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Our Ocean - Seafood leaders set out bold commitments to safeguard our oceans

Oct 05, 2017

MALTA, 05 October 2017 – Companies and organisations from across the seafood supply chain have shared a raft of commitments in support of the Our Ocean conference, hosted by the European Union and opening in Malta today. The 2-day meeting aims to inspire joint solutions and ambitious commitments in managing our oceans sustainably.  

The 2020 Leaders for a Living Ocean, an initiative from the Marine Stewardship Council (MSC), brings together 27 companies from around the world who are committed to increasing supply, trade and availability of certified, traceable, sustainable seafood. The alliance builds on the groundswell of more than 300 fishing operations and 3,000 supply chain businesses, including 80 major retailers, committed to producing and selling seafood certified to the MSC standards.

“Business leadership and engagement is fundamental to addressing the global challenges of unsustainable and illegal fishing. Transforming the global fishing industry and delivering healthy, productive marine ecosystems relies on business innovation and responsible stewardship,” said Rupert Howes, Chief Executive of the Marine Stewardship Council.As these impressive commitments show, sustainability is at the heart of these forward-thinking businesses. These leaders share our vision for healthy oceans, clearly recognise the importance of environmental performance to their companies, and our planet, and are ready to act.”

Among the MSC partners announcing ambitious commitments are the Japanese retailer, Aeon and Tmall Fresh, the fresh produce segment of the Chinese ecommerce giant, Alibaba. Their targets to reach 20% certified seafood by 2020 has the power to transform the sector. China and Japan are the world’s top two biggest seafood markets. Longstanding commitments from major multinationals, including Nomad Foods Europe, Carrefour, McDonalds and IKEA, have also provided critical momentum for certification and encouraged newcomers into the MSC program. Today more than 90% of Nomad Foods Europe’s wild caught fish is MSC certified, while Carrefour aims to sell one fish out of two from sustainable sources globally by 2020.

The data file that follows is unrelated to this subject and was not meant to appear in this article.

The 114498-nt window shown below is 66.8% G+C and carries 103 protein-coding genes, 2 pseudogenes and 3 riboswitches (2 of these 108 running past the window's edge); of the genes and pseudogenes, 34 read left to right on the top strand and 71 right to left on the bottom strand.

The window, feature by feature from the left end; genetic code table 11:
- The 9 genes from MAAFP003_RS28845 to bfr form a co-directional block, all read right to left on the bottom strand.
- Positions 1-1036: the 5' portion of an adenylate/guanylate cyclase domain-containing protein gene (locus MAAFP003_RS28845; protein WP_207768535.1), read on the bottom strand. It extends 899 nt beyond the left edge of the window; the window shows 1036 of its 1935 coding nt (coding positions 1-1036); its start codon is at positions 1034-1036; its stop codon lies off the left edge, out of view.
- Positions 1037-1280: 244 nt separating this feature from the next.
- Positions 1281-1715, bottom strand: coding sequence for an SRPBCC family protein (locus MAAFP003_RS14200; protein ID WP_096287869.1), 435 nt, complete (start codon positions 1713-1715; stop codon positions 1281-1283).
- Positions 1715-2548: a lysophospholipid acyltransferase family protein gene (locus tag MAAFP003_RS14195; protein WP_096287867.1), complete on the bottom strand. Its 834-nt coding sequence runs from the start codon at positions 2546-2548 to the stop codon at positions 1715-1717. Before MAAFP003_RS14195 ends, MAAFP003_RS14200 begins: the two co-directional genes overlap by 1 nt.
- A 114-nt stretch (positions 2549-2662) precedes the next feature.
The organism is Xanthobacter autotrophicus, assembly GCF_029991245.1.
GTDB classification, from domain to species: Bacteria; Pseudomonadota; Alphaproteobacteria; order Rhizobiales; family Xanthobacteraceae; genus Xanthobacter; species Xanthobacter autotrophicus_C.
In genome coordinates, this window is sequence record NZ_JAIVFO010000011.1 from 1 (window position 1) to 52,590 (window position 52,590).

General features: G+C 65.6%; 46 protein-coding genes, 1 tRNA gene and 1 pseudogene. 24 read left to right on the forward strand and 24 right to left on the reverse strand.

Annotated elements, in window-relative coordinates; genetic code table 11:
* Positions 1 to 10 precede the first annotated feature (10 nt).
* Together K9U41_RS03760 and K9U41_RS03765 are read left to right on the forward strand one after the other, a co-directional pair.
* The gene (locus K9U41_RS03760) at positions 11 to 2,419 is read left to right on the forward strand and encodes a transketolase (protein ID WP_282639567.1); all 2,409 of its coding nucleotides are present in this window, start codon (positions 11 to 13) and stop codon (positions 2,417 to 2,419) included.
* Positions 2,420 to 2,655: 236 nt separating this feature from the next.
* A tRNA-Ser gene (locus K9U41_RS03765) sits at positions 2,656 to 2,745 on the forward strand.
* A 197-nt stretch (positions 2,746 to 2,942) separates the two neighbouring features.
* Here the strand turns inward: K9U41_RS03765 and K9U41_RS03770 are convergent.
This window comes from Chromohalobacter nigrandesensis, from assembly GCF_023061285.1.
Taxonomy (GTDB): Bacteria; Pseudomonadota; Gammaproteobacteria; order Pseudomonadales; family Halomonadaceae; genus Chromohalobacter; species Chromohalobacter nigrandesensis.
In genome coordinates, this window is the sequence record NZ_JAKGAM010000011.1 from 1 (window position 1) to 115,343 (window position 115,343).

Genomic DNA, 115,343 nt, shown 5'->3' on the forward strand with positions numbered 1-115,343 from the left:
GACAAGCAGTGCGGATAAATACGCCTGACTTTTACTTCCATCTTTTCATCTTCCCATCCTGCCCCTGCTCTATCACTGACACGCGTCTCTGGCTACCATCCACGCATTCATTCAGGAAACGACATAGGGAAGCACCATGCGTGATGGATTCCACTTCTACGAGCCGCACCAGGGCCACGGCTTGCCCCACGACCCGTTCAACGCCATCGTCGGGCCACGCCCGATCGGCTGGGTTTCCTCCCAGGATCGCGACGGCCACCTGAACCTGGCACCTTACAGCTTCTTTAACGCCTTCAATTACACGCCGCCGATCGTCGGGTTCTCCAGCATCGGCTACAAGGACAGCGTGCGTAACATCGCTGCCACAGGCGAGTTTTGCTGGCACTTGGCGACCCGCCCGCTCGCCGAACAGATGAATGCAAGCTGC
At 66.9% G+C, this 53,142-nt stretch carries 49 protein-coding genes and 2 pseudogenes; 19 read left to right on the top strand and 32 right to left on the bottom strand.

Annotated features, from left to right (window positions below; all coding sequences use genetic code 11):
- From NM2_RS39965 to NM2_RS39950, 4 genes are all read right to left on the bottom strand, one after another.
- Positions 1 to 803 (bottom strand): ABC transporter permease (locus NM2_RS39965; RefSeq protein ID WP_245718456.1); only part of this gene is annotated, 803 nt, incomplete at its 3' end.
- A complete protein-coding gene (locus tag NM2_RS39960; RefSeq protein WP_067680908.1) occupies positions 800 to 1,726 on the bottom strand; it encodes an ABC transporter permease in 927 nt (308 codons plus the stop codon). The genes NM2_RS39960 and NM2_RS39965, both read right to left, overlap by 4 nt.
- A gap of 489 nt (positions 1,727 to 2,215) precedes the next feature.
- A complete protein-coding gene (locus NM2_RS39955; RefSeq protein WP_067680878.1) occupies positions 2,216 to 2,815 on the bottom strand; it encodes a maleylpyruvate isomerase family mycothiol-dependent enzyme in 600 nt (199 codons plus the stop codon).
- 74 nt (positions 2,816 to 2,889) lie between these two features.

Targets have also been set by major companies within the catch sector, with the Danish Fishery Producer Organisations, representing all Danish commercial fishermen, achieving MSC certification for more than 90% of the country’s fisheries and reasserting their commitment to driving improvements in and on the water. The Icelandic Sustainable Fisheries organisation, representing about 50 leading Icelandic seafood companies, aims to obtain MSC certification for 100% of the country’s commercial fisheries, with close to 70% of the current catch already certified. Other catch companies also announced their commitments to get specific fisheries MSC certified.

The MSC provides a unique mechanism to connect seafood producers with consumers, through the supply chain, from ocean to plate. We remain committed to supporting fisheries on their path to sustainability and business partners in their journey to improve their own operations and act as agents of change within the sector,” added Howes. The MSC remains focused on maintaining the rigour and robustness of our global standard for environmentally responsible and sustainable fishing and making improvements where needed. Working with our partners, the MSC is committed to driving real and lasting change where needed to ensure healthy oceans and seafood supplies for the future.”

Targets announced by the seafood leaders are made in the context of, and will contribute to, the MSC’s commitment, also delivered in Malta this week, to engage 20% of global marine catch in its program by 2020. To  achieve this the MSC will increase its focus on ecosystems currently underrepresented in the MSC program, but where catches and the threat to biodiversity are high, and will deliver new tools to better enable fisheries in the Global South to progress towards MSC certification.

MSC certified fisheries now harvest 12% of global marine catch and new data shows that the volume of seafood available with the MSC label grew 10% in the last year alone (from around 660,000 in March 2016 to 731,000 in March 2017). The MSC’s impacts report also shows that 94% of fisheries entering the program have made at least one improvement to achieve or maintain certification, totalling more than 1,200 over the last 16 years. Certified fisheries, overall, target larger populations of fish in the years following certification and, compared to non-certified fisheries, show less variability in the sustainability of target fish stocks.

The MSC’s science-based Fisheries Standard reflects international guidelines set by the United Nations Food and Agriculture Organisation (UNFAO) and the Global Sustainable Seafood Initiative (GSSI), both present in Malta. Fisheries that meet the MSC standards undergo independent assessment, regular audits and may be required to improve further in order to continue to meet best practice.

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